Media frame violent conflict to reinforce certain biases and myths, emphasizing some facts and omitting others to produce compelling, narratives. Good guys and bad guys are crafted and re-crafted in media discourse, and this is especially the case with the protracted Israel-Palestine conflict. Unfortunately, many of these myths enter the public discourse, on both sides, to the detriment of peace.
What’s even worse, well-intentioned authors hoping to dispel these harmful myths also degrade peace efforts by perpetuating harmful assumptions. Chiefly, that violence could be justifiable, depending on who the real victim is. This myth is dangerous, perpetuates violent conflict and seriously hinders peacemaking efforts on both sides.
Nathan Brown, professor of political science and international affairs at George Washington University, addressed five myths about “militant Islamist organization” Hamas in a July 18th Washington Post article. Brown argued that although Hamas may have some capacity to provoke fear in Israel leadership, it is “absolutely true that Hamas does not pose an existential threat to Israel.” The existential threat of Hamas: myth-busted.
Kim Sengupta and Khan Younis, Belfast Telegraph reporters, exposed the myth of Hamas’ human shields in Gaza in a July 21, 2014 article. They wrote, “Some Gazans have admitted that they were afraid of criticizing Hamas, but none have said they had been forced by the organization to stay in places of danger and become unwilling human-shields.” The use of human shields by Hamas: myth-busted.
The Committee for Accuracy in Middle East Reporting in America published a report July 21st on the “top nine Gaza media myths” in current circulation. Among them, in a chicken-and-the-egg analysis, that Hamas’ rockets are not simply responses to Israel’s embargos: “Missiles are not the answer for the embargo, they are the cause for the embargo.” Hamas rockets as retaliation for Israeli blockages: myth-busted.
The problem with these and many other myth-busting analyses, from both sides, is that they impose some under-the-radar assumptions on readers that may seriously hinder conflict resolution and peace processes. If Hamas does not pose an existential threat to Israel, as Brown argued, then Israel’s actions in Gaza are not justified. In other words, if Hamas did pose an existential threat, Israel’s actions would be justified. The Sengupta and Younis argument is similar: If Hamas isn’t actually using human shields in Gaza, then Israel’s actions aren’t justified. Therefore, if Hamas did use human shields, Israel’s actions would be justified. Per the Committee, if Hamas is firing rockets as a response to Israel embargos on Palestine, then Hamas may be justified. Get the picture?
There’s really only one myth that needs busting around here and it’s this: “Violence is justifiable.” Violence is never justifiable.
That’s the only myth that needs dispelling right now. The philosophical tradition of “Just War,” which serves to perpetuate this myth, is an additional fallacy that needs further dispelling. However, what we have to immediately address, if we want to prevent another 666 human deaths and sleepless, fearful nights for children, is the practical limitations of the “violence is justifiable” myth on conflict resolution processes.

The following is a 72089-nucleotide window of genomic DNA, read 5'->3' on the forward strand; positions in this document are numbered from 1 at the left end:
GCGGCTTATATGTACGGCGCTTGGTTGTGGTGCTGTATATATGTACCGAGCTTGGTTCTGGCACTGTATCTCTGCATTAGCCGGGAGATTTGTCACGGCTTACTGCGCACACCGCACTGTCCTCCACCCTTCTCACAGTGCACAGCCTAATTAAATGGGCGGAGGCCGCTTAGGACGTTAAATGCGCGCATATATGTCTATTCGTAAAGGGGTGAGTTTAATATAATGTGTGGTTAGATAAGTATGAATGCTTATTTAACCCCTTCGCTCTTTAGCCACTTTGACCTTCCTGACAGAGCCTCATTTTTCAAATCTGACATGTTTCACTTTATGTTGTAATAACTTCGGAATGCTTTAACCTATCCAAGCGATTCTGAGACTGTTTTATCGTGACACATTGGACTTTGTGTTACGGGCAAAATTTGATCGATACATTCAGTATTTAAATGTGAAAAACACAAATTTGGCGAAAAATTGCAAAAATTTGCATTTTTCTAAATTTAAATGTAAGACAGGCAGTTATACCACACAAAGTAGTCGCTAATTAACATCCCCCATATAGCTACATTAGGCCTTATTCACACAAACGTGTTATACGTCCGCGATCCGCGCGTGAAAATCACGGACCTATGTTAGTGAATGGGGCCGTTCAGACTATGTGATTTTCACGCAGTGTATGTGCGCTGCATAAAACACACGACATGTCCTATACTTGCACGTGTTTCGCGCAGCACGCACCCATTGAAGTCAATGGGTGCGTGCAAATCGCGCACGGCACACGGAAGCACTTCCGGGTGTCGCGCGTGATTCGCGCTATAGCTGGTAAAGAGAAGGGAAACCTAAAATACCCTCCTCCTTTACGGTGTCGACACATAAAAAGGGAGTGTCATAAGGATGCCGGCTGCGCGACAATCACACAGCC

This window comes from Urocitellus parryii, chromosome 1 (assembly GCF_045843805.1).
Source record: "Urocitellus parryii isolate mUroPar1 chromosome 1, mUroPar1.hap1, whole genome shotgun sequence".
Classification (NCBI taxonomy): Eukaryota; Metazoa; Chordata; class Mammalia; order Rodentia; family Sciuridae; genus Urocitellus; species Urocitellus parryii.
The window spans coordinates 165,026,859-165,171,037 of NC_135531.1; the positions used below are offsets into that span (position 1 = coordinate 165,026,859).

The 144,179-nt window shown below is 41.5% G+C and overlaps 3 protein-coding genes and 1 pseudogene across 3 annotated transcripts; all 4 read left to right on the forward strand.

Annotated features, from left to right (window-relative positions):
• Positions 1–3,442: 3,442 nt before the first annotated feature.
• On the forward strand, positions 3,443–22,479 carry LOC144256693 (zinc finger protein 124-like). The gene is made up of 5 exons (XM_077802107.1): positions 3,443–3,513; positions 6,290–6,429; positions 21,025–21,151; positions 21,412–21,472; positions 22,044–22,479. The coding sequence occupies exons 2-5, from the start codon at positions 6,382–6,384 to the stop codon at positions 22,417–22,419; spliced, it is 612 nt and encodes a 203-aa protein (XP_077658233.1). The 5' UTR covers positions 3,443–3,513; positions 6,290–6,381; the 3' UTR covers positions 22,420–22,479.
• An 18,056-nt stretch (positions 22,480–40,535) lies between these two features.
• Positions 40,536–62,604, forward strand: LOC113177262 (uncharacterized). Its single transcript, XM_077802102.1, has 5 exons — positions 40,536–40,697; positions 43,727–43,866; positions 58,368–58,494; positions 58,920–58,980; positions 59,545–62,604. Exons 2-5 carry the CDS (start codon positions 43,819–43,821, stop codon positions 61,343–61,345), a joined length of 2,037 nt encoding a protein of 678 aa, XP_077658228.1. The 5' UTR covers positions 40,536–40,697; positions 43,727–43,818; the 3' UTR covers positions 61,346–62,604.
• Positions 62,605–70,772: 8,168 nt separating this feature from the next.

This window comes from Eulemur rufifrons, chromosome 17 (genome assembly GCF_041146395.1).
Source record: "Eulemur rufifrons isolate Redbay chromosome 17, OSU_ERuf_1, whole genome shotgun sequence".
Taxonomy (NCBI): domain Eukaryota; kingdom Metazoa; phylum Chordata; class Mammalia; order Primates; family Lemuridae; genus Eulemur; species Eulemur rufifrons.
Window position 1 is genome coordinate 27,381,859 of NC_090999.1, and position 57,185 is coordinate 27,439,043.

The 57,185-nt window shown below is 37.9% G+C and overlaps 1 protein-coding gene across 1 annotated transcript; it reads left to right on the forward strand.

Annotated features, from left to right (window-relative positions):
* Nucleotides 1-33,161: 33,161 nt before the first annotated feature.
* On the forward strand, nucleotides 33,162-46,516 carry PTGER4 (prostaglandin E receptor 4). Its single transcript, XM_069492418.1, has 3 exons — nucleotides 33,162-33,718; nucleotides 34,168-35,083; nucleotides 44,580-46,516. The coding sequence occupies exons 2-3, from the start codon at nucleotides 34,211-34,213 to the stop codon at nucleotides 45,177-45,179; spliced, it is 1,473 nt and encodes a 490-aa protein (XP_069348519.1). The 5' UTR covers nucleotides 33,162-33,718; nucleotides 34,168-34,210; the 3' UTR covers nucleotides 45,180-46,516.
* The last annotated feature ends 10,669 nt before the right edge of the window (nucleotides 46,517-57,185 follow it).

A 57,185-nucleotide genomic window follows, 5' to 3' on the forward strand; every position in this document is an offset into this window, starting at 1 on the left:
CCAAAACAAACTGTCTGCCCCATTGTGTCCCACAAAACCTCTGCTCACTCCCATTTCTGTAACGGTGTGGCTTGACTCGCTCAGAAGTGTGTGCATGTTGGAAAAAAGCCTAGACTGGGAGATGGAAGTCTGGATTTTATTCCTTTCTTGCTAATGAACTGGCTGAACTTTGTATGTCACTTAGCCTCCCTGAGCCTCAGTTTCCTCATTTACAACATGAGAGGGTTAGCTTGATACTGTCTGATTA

If the authors of myth-busting analyses, as well as the original myth-perpetuating journalists, had a foundation in conflict resolution – practical or theoretical – they’d know that arguing over violence justification – who’s good, who’s bad and who “deserves it” – is devastating to peace. It’s the direct violence from both sides, no matter the proportion, that perpetuates the conflict and degrades peace efforts in Gaza, Syria, Ukraine and beyond. Unless the direct violence ends, civil society may not be able to address the actual issues or create a sustainable resolution. Violence only creates additional grievances on all sides and perpetuates a conflict spiral.
Furthermore, what many analysts call “myths” are actually perspectives. These perspectives – such as who the victims and aggressors are and when violence may be justified or legal – are held by people all over the world and, most importantly, by people on the ground coping with the violence on a day-to-day basis.
Myth-busters need to know what conflict scholars already know: Everyone believes their in-group is the real victim, and everyone is correct. Trying to convince someone that their reality is false, that they should adopt the reality of their perceived enemy, is conflict resolution-suicide. In peace processes, accepting multiple realities by listening to one another through sustained, mediated dialogue is a more productive force for resolution than any violence, ever.
We must demand that both Israel and Hamas immediately cease all violence (even if one side isn’t very effective in this regard). At the same time, we must reject this assumption that violence can be justifiable. Peacemakers in Gaza need our support in breaking the cycle of violence - listening. Listening leads to dialogue, dialogue leads to transformation, transformation leads to sustainable peace, and it’s really, really hard to hear over the sounds of rocket fire.